Let me cut to the chase. Apple does not worry as much about the Mac as it does iPhone. Why not? We live in a capitalist world where everyone is out to get your money. Which makes the most money? iPhone? Mac?
Think about it. Which Apple product gets an update in software and hardware every year? iPhone? Yes. iPad? Nope. Mac? Definitely not. So, it is obvious that iPhone gets more care and resources than Mac, right? Why?
Bang 4 Buck
Some of us at Mac360 think that Apple only has about 300 hardware engineers and they float around from project to project; iPhone gets the most resources, hence the annual updates. Mac and iPad get some resources to upgrade the line, but there is less urgency to launch a new Mac than a new iPhone. Why?
The iPhone business is huge and Apple has over 1-billion iPhone customers, or, put another way, about 10 times as many iPhone customers as Mac customers. Historically, and it seems to be changing, customers upgraded their iPhones more frequently than the Mac, and with Intel seemingly having difficulty keeping itself on a steady CPU roadmap that matters to customers, Apple has less incentive to put out new Mac models every year.
Relative to iPhone and iPad, Mac hardware updates are slow to arrive and lame by comparison. Think of it this way. iPad Pro and iPhone can be configured with similar hardware to match comparably priced Macs; MacBook, MacBook Air, and entry-level MacBook Pro.
Which are more powerful?
Those entry-level Mac models? Or, iPhone and iPad Pro? Despite some advantages that macOS brings to the table with features and functions you won’t find on iOS, it ain’t the Mac, folks.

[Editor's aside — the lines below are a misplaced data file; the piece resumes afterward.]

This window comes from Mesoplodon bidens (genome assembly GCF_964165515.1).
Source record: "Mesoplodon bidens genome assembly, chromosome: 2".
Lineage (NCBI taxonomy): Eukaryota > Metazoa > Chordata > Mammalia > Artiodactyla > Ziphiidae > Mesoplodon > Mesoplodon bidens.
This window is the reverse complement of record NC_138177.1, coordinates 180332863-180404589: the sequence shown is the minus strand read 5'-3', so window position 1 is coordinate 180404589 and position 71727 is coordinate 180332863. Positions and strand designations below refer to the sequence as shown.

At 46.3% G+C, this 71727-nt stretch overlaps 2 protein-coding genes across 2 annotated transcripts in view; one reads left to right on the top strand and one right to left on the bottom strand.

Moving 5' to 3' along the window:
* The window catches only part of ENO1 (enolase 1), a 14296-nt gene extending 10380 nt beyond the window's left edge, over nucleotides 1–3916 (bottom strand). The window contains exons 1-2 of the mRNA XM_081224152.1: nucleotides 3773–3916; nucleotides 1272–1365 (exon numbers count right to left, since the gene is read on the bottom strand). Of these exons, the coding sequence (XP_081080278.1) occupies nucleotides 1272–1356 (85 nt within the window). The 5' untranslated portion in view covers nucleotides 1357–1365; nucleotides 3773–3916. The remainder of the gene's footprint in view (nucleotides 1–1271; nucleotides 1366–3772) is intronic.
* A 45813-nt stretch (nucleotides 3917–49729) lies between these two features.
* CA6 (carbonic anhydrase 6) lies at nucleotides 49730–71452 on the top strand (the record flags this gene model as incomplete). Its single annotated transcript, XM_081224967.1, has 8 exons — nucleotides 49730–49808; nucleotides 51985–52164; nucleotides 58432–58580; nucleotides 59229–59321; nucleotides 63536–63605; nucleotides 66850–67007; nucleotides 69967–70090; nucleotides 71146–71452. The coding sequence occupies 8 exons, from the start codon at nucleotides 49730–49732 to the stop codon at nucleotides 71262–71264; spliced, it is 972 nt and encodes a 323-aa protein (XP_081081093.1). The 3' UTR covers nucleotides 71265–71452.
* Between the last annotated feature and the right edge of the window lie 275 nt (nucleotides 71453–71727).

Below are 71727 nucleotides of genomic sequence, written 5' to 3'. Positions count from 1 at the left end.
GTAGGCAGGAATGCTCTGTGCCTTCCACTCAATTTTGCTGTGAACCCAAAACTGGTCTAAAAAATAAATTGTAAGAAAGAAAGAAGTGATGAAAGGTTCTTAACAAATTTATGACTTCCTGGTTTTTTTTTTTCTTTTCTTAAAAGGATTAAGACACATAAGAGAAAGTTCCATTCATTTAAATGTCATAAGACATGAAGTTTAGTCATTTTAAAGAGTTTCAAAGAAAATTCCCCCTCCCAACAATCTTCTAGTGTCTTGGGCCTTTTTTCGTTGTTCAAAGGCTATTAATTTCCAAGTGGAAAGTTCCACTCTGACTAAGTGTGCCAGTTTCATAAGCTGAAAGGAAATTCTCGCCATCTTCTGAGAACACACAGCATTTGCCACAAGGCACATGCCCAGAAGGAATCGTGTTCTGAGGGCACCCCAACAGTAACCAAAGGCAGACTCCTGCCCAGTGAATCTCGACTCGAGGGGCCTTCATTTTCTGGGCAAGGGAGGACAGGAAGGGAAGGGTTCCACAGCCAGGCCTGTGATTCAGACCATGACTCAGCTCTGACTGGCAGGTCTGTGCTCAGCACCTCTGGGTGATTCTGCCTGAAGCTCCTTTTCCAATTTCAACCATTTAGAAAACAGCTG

All that being the case, there is a change taking place on Apple’s hardware landscape. Customers do not upgrade their hardware as frequently as in years past. And, hardware advancements are less innovative and more iterative than in years past. That means there is less reason to upgrade from older models– Apple and Intel don’t have much new Inside.
Why doesn’t Apple just upgrade Mac and iPad every year as it does with iPhone?
Upgrades require money; resources, new hardware advancements, upgraded components; and for what? iPhone is the big seller and gets the most resources. iPad and Mac sell in similar numbers and get fewer resources.
What I want to see is hardware updates every six months; low end iPhones, iPads, and Macs in the early spring; and new high end iPhones, iPads, and Macs in the late summer or early autumn. Apple can afford to do just that kind of upgrade plan, but chooses not to do so because it may not make a difference in annual sales anyway.
It’s not as if Mac users are jumping ship to the latest Dell XPS-whatever, amirite? Sheeple? Sometimes.